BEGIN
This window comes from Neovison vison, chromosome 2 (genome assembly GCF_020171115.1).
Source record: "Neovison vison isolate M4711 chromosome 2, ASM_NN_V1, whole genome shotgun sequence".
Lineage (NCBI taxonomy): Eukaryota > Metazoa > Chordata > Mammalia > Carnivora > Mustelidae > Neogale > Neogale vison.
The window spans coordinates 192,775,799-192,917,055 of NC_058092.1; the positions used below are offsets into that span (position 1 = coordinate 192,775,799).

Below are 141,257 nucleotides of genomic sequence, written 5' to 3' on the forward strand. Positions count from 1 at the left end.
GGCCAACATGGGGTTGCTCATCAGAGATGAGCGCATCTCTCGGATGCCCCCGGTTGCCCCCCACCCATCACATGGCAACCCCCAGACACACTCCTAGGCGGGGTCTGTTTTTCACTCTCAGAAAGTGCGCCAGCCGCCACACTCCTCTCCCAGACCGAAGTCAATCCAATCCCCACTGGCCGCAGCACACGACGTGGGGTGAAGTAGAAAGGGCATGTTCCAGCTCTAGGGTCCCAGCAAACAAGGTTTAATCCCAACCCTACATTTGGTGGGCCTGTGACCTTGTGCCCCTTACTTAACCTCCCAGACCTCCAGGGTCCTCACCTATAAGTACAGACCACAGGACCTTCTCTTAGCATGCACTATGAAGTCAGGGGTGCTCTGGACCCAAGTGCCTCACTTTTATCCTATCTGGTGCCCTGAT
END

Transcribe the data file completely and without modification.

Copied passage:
This window comes from Neovison vison, chromosome 2 (genome assembly GCF_020171115.1).
Source record: "Neovison vison isolate M4711 chromosome 2, ASM_NN_V1, whole genome shotgun sequence".
Lineage (NCBI taxonomy): Eukaryota > Metazoa > Chordata > Mammalia > Carnivora > Mustelidae > Neogale > Neogale vison.
The window spans coordinates 192,775,799-192,917,055 of NC_058092.1; the positions used below are offsets into that span (position 1 = coordinate 192,775,799).

Below are 141,257 nucleotides of genomic sequence, written 5' to 3' on the forward strand. Positions count from 1 at the left end.
GGCCAACATGGGGTTGCTCATCAGAGATGAGCGCATCTCTCGGATGCCCCCGGTTGCCCCCCACCCATCACATGGCAACCCCCAGACACACTCCTAGGCGGGGTCTGTTTTTCACTCTCAGAAAGTGCGCCAGCCGCCACACTCCTCTCCCAGACCGAAGTCAATCCAATCCCCACTGGCCGCAGCACACGACGTGGGGTGAAGTAGAAAGGGCATGTTCCAGCTCTAGGGTCCCAGCAAACAAGGTTTAATCCCAACCCTACATTTGGTGGGCCTGTGACCTTGTGCCCCTTACTTAACCTCCCAGACCTCCAGGGTCCTCACCTATAAGTACAGACCACAGGACCTTCTCTTAGCATGCACTATGAAGTCAGGGGTGCTCTGGACCCAAGTGCCTCACTTTTATCCTATCTGGTGCCCTGAT